Why did we do it? Well, it wasn’t for the coffee. It wasn’t for the waterfalls. It wasn’t even to experience some cooler temperatures. No … the attraction was the promise of a whole day of descending, a whole day of cruising gently downhill.
In the event, Andy very nearly messed it up!
The road he’d planned to go down was the wrong road. Very wrong indeed. It quickly disintegrated into a very rough, very dusty stone track.
For about an hour, we bumped and banged our way down it almost killing our bikes and ourselves in the process. Andy was ever hopeful it would improve on the other side of the next ridge despite Clare’s increasingly frantic protestations. Eventually he had to admit that it was physically impossible for us to go any further.
We turned around and slowly climbed back up.
By the time we got back to the top, we’d run out of time and daylight so were forced to find some emergency accommodation and try again the next morning.
This time we found the right road … and it was glorious! Just what we’d dreamed of. Even when crossing the Pyrenees or the Andes we have never cruised down such a long descent, the gradient gently taking us through coffee plantations, past mango groves and fields of cassava. For 50km!!
It ended in a serene little village called Tat Lo. In recent years, this has become a quiet retreat on the backpacker trail, nestled in a river valley full of forest trails, small waterfalls and swimming holes. It’s location is remote enough for the small guesthouses and cafes selling banana pancakes to sit alongside normal village life, not to overwhelm it.
We stayed in a simple, stilted room in a lovely guesthouse called Palamei, owned by Poh and Tim and named for their daughter.
We’ve enjoyed a wide range of accommodation on this trip, including a couple of luxury hotels as the coronavirus scare has made everything so cheap … but this was one of our favourites.
We always knew that getting back into Vietnam from this part of Laos was going to be the greatest challenge of our trip.
We looked at various options, including cycling back to Pakse and taking a long sleeper bus ride north to Savannakhet and onto Hue in Vietnam via the main border crossing at Lao Bao. A journey of over 700km this was not a fun prospect for two aging touring cyclists.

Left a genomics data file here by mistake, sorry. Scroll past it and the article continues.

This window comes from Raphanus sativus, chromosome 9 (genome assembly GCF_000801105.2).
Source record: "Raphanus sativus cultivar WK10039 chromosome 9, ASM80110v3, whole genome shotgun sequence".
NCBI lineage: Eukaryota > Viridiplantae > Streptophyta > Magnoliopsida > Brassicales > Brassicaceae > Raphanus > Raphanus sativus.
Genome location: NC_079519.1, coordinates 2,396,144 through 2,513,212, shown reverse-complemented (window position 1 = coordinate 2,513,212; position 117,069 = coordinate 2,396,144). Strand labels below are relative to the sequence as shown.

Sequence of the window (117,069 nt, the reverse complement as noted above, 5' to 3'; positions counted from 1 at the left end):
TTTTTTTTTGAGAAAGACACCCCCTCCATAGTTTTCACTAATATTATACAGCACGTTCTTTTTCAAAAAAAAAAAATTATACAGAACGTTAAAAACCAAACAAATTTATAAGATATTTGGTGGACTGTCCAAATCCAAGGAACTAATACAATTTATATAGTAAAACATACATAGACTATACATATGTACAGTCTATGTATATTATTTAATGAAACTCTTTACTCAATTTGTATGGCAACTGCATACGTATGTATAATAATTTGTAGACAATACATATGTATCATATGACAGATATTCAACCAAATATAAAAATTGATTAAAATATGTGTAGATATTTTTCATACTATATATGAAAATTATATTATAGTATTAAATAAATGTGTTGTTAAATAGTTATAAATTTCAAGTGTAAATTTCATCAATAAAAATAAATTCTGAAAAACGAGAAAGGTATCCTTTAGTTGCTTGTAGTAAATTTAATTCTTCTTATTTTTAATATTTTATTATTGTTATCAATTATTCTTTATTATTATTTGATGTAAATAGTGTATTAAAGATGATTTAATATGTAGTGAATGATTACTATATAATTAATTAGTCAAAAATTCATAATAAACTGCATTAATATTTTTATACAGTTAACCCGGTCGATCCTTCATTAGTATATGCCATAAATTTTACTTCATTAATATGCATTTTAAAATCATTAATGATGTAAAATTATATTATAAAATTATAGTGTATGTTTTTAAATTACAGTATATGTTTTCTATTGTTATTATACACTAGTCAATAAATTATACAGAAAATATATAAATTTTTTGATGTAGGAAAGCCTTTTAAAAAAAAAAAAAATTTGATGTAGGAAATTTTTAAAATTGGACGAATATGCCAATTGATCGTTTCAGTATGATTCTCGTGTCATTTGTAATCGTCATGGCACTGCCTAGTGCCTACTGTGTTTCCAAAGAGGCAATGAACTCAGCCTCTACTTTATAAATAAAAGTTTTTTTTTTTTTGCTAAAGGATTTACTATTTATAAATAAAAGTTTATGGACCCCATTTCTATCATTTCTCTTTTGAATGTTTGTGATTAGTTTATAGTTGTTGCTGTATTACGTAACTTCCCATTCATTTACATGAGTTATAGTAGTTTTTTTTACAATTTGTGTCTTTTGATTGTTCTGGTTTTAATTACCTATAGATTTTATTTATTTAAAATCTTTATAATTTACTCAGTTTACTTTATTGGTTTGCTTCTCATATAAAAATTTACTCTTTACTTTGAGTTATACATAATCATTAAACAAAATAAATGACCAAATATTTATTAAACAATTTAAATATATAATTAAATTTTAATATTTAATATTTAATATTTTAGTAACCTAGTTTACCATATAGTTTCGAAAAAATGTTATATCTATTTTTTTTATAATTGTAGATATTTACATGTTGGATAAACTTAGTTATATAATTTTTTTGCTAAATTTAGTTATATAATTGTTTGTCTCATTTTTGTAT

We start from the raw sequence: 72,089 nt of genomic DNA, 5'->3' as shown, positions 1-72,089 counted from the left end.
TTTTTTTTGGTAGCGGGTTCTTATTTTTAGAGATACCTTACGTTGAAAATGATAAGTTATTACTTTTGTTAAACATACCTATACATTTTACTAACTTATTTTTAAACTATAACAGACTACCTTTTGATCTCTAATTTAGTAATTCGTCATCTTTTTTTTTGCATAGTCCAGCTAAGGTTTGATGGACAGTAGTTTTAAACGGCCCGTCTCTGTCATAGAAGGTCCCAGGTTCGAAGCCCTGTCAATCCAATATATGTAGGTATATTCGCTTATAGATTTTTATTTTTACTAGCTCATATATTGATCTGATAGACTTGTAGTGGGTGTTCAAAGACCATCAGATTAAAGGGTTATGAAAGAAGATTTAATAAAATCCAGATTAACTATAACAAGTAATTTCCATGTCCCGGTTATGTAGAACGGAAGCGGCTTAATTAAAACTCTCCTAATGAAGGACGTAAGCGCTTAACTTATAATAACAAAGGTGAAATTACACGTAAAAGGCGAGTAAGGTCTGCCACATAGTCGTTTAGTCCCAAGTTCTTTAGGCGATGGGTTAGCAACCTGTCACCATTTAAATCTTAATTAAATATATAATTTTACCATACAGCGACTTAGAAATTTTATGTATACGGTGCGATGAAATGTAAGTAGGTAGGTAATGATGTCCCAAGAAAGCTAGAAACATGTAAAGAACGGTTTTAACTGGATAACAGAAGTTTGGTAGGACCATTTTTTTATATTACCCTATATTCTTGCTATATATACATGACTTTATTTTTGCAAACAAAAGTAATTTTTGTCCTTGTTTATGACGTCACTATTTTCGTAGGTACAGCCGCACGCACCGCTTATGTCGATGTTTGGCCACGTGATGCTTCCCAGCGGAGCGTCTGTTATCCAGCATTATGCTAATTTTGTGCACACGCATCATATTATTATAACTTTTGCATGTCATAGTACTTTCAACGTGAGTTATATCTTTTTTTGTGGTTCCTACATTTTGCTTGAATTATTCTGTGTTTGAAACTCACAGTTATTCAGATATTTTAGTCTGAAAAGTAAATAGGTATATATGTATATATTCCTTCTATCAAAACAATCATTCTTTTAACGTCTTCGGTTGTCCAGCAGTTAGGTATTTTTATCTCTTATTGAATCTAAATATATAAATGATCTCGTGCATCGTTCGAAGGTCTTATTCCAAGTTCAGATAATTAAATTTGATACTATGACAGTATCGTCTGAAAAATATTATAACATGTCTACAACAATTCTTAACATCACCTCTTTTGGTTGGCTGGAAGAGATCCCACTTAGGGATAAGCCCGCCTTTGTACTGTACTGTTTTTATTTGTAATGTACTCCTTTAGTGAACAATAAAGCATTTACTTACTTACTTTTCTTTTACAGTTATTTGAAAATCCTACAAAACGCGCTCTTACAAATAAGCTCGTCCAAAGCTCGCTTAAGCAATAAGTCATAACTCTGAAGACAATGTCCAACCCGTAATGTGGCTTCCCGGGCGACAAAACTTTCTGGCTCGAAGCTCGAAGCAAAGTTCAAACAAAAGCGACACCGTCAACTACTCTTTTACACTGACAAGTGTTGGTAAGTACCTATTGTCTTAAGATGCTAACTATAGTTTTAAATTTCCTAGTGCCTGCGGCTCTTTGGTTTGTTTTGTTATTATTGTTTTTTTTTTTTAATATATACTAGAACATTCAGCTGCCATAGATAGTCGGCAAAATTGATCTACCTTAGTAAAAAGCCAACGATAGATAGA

We also knew that cycling up to the remote border at Lalay (only 170km away) was beyond our cycling capabilities. It would mean three days of riding over some very steep hills with few towns or villages along the way. A great ride for proper (young) adventure touring cyclists … but not for us!
Poh asked which day we planned to leave. When we told him it was Sunday his face lit up. His van normally serves as the local school bus but Sunday meant no school.
So that’s what happened. It turned out to be a fascinating journey through a dramatic mountain landscape, the school bus struggling to make it up some of the steeper inclines as we gave grateful thanks to the cycling gods that we weren’t pushing our bikes up instead.
During the drive up to the border and over a bowl of noodle soup, Poh shared some stories of his life. Born into desperately poor circumstances, he spent several years as a child living in the village temple as his mother had died when he was just two years old. With only rudimentary schooling, he recognised his one good fortune was to be born in a village that was starting to attract tourists, so he worked 16 hour days in a nearby lodge to learn both the business and how to speak English. Eventually he was able to set up his own guesthouse.
Poh and Tim, his wife, have three children but they have also adopted five more, all from the same tough circumstances he knew as a child. Now he is giving back to his community, one small part of which is providing the local school bus.